Löfgren’s syndrome (LS) is an acute form of sarcoidosis that presents with bilateral hilar lymphadenopathy, fever, erythema nodosum, and arthritis (Grunewald and Eklund, 2009). In Sweden, the majority of LS patients express HLA-DRB1*03 (HLA-DR3; Grunewald, 2012) and have expansions of CD4+ T cells in the bronchoalveolar lavage (BAL) expressing TCRα variable region (TRAV)12-1 (Grunewald et al., 2000, 1992, 1994). We previously demonstrated preferential pairing of TRAV12-1 with TCRβ variable region (TRBV)2 in BAL CD4+ T cells from HLA-DR3+ LS patients and that TRAV12-1 and TRBV2 were the most expanded variable regions relative to control subjects (Mitchell et al., 2017). Due to the homogeneity of disease presentation, LS represents an ideal subset of sarcoidosis to delineate T cell epitopes and interrogate the origins of disease. Here, we identified LS-specific αβTCRs that recognized a peptide derived from the NAD-dependent protein deacetylase hst4 (NDPD) of an airborne mold species, Aspergillus nidulans. A. nidulans NDPD stimulated CD4+ T cells from the BAL of the majority of DR3+ LS patients, and increased IgG antibody responses to A. nidulans NDPD were detected in the serum of DR3+ LS subjects. Thus, we have identified and validated a T cell epitope and the corresponding infectious organism potentially involved in the pathogenesis of LS.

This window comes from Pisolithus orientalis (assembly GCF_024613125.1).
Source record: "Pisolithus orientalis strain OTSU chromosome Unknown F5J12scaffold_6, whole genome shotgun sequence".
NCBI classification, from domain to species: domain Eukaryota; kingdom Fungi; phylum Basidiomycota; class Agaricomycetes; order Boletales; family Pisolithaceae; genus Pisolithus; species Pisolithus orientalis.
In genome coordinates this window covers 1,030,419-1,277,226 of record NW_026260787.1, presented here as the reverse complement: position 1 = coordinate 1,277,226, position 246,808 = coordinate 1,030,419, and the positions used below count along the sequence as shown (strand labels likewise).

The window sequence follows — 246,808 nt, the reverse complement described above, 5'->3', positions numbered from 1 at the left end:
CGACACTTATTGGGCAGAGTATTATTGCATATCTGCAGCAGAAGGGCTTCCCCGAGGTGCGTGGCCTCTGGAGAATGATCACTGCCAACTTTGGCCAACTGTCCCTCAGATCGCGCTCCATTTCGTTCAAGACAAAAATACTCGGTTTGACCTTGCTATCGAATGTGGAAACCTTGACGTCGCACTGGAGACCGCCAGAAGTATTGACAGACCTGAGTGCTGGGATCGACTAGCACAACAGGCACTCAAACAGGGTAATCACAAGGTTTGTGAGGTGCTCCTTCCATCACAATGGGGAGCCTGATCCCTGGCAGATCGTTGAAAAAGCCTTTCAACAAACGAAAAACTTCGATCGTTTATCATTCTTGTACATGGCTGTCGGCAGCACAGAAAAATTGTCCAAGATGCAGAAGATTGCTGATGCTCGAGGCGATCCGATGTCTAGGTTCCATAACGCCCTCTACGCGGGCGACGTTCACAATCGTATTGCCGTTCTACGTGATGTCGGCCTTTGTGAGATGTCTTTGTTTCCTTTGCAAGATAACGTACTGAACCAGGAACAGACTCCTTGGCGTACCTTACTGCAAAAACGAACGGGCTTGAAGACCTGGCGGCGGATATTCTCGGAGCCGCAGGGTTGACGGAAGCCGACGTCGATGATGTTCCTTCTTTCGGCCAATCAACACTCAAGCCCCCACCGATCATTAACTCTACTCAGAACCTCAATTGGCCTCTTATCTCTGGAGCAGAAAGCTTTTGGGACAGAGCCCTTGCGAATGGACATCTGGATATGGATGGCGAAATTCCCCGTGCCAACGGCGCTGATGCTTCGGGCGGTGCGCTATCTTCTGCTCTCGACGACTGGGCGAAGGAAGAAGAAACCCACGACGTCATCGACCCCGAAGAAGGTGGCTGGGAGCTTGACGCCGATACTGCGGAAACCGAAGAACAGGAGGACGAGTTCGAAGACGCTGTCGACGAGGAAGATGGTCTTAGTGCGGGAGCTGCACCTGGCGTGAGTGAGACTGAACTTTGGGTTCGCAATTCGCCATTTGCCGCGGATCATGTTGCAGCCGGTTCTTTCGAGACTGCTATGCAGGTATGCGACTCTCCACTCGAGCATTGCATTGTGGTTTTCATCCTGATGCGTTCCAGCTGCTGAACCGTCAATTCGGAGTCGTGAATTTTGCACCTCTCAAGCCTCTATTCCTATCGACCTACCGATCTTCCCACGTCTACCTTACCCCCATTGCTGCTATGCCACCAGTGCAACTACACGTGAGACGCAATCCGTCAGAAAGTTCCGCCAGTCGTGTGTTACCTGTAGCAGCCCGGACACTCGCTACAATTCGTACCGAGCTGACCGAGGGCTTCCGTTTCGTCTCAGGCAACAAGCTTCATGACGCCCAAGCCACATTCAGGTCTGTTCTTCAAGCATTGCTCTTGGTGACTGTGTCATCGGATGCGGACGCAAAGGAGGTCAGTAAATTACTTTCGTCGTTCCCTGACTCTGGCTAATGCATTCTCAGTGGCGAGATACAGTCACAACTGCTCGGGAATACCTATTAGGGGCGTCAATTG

CDR3β motifs expressed on lung CD4+ T cells of HLA-DR3+ LS subjects